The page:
What to Expect from the New SAT

By March 2, 2016Blog

By Bara Sapir and Laila Kamaruddin

Many students and parents are nervously questioning what to expect on the new SAT. It is a different test; there is no doubt about that, in style, structure (now four parts), timing (either 3 hours 20 minutes or 3 hours 50 minutes), scoring (now back to a 1600 scale), and no penalty for guessing. Students have little to fear if they go in as prepared as can be, knowing content, test taking strategy, and having a positive mindset.

In our personal opinion, this new SAT is a better-structured test more akin to the ACT. As per the College Board website, this version “focuses more on knowledge, skills, and understandings that research has identified as important for college and career readiness and success.” Students have 4 distinct sections, rather than going back and forth between different sections and different ways of thinking. So while the test is longer, it takes pressure off students and allows them to focus on the skills for each section. Below is a breakdown of all 4 sections, and some strategies that will promote a student’s best preparation for the new SAT, this weekend and beyond.

Essay Section: While this section is optional, it’s also recommended. If you have taken AP US History, you will find that the essay style is very similar. You need to analyze documents and develop strong arguments for them. The documents are fact based, and contain a lot of detail from which you can create several arguments. As always, pick one side of an argument and stick to it! Use as many fancy vocabulary words as you can, but use them correctly.

Note: If students do not do the Essay, they will be taking a non-graded 20-minute experimental section.

Critical Reading Section: There is a lot of heavy vocabulary in this section, so if you thought the days of vocabulary memorization for the SAT are over, you are partially wrong. You need a high command of English language and vocabulary because you will need to be able to decipher the meaning of words to best understand the reading. As per the College Board website, “Greater emphasis is on the meaning of words in extended contexts and on how word choice shapes meaning, tone, and impact.” The reading itself is now of a higher level and more complex. Be prepared to ignite your visual skills because the reading section now includes graphs and tables to decipher. Reading slow? It’s a great time to take a speed reading course, like MindFlow, so that you can focus on getting the gist of passages and not bogged down with the details. With 80% of the test answers coming from 20% of the reading material, you can borrow time by not trying to become an expert on the passages.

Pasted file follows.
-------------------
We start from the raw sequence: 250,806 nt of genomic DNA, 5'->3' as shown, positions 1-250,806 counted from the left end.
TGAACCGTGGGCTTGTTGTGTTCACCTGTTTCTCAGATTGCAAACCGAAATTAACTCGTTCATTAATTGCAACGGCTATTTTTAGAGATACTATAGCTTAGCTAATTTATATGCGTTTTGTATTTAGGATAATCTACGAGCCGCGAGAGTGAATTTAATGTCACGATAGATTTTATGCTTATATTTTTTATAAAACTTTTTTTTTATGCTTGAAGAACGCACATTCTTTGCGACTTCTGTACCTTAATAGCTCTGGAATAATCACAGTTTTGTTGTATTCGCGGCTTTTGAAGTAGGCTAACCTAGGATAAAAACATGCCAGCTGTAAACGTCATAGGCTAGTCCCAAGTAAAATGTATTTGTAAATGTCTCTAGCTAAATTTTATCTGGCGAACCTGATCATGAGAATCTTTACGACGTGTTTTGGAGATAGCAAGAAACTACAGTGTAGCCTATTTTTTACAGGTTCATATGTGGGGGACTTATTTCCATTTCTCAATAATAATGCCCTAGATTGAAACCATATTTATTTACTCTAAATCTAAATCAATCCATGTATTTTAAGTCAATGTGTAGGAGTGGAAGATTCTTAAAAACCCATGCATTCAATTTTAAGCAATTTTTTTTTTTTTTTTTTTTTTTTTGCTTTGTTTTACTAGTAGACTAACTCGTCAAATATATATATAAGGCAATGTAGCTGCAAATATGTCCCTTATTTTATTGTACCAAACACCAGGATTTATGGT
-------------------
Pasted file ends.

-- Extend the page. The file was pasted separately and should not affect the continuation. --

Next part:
Writing Section: This section is still based on grammar and structure, and will test your skills at identifying errors. It’s also a reading section too, and you will be tested on the language usage in these passages. The level of reading is simpler than the Critical Reading section, but heavy laden in high-level vocabulary words. So get to upgrading your vocabulary acumen, sooner rather than later.

Math Section: The math is challenging but not impossible. Be prepared for long word problems. Know your fundamental concepts. Be prepared for more Trigonometry, Geometry, and Algebra 2 than previous tests. The first 15 questions in both math sections are basic fundamentals and concepts most students should have completed by 10th grade. Some pro-tips: know your special right angle triangles, functions, quadrants, Trig, and Geometry. If you are in Pre-Calculus, it’s a bonus, as you will be able to respond to the more difficult questions with ease. Also, the math section has more graphs and tables.   This has made the test more visual, and I must add that these questions are fast and precise. You are looking for data… with little calculation.

Bonus Pro Tip: How to stay calm while taking the SAT. Tests don’t only measure what you know; they measure how well you take tests. So be sure to check in with yourself and ways you can self regulate and feel calm, focused, and on your best game for test day. This includes sleep both nights before the test, eating a healthy dinner and breakfast, and having some techniques under your belt in case you have a panic attack. You can borrow from high performing athletes a trick they use for success: imagine yourself entering your test site calm and comfortable and let the ‘movie’ of your mind continue to reinforce how focused, calm, and safe you feel. Do this several times before test day…even the morning of the test, and it will help you get into the best test-taking mindset.

We have taken a full test and it’s not that bad- so go in there, be prepared, and good luck studying.




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Bara Sapir

About Bara Sapir

Bara Sapir, MA is an internationally recognized expert in high-performance coaching, personal empowerment and transformative test preparation. She partners with each of her students to achieve success. She is an inspirational, highly skilled, passionate expert and teacher with twenty years’ experience teaching test prep, including six years as an instructor for The Princeton Review. Click here to learn more [...]

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